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Vampire Weekend + Graceland = BFF

By David Ritter | 3 July 2008

Top Five Strategies Members of Vampire Weekend Employ to Deflect Questions about the Overwhelming Influence of Graceland on Their Entire Being. (And yes—these are real quotes.)

5. Interview for SF Station:

Strategy: Deny ‘till you die

“Actually, I think our album has a wider breadth of sound, and I would hope people would listen to all 11 tracks and have more references than Graceland when talking about our music. I think it gets overplayed. When you look at our album compared to that one, I think it would be hard to find two tracks that even sound alike. There are plenty of songs on the album that are pretty devoid of any African influences.”

4. Interview for Transparent Magazine:

Strategy: Blame your small-minded fans

“I think it’s this focus that has led to many comparing your sound to _Graceland_-era Paul Simon, is this a comparison you like?”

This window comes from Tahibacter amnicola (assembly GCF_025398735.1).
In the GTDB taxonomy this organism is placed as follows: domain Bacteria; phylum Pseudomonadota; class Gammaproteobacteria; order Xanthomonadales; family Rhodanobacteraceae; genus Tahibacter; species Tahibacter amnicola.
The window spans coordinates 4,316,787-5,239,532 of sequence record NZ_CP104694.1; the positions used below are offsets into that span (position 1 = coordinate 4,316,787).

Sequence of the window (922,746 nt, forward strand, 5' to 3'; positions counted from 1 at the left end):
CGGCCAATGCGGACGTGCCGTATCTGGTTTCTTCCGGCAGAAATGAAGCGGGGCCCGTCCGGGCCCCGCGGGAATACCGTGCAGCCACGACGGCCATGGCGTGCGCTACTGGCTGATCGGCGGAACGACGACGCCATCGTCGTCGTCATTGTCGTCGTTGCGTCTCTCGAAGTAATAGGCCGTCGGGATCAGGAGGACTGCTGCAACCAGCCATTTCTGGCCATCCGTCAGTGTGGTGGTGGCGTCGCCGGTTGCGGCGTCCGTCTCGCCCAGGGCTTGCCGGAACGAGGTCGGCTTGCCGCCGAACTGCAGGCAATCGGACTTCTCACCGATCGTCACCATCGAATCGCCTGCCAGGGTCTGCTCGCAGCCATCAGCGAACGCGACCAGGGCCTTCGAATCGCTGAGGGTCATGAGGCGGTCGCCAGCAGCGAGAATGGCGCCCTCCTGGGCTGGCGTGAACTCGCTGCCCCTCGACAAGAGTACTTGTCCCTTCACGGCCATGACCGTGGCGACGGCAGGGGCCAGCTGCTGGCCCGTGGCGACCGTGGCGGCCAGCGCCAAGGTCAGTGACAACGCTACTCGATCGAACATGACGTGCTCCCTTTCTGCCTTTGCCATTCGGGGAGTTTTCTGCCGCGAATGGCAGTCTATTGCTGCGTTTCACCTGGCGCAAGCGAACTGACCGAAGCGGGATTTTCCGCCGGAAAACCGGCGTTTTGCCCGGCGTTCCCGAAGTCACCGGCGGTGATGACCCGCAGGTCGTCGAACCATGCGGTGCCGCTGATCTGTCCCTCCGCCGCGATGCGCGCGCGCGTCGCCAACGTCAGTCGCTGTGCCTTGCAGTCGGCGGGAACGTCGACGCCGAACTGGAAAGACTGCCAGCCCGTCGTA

“At first, we were ok with it, but now it’s starting to feel like an incomplete and lazy comparison. Sure, we’ve listened to Graceland and, like Paul Simon, we’re interested in African music but the majority of our songs sound nothing like Graceland and even the ones that may have a similar vibe are ultimately pretty different. Graceland is a lot of people’s only point of reference for African music so it’s easy for them to pretend that it’s the fountainhead for anything influenced by the sounds of such a gigantic and diverse place.

3. Interview for REAX:

Strategy: Pretend not to be that into it

“Seriously, how many times have you listened to Paul Simon’s Graceland?”

“Hmm. My parents didn’t have a cassette tape of it when I was a kid so I’ve probably listened to it less than most 23 year-olds. I was, however, able to have a comparable experience a few years ago when I was on tour with Dirty Projectors. Dave Longstreth bought a copy of the tape for 25 cents on the street.”

2. Interview for GIGWISE:

Strategy: Celebrate diversity

“For a lot of people when they hear a certain African sound the first thing they think of is Graceland. Which is good for Paul Simon but unfair to thousands of other musicians. I think he did a really good job of fusing different sounds together on that album, but it’s just one example of many albums that really took different things and made something new and fresh out of it.”

1. Interview for Sound of the City (a Village Voice blog):

Strategy: Finally Own Up To It

“How many people in the band own a copy of Graceland?”

“I think we all do.”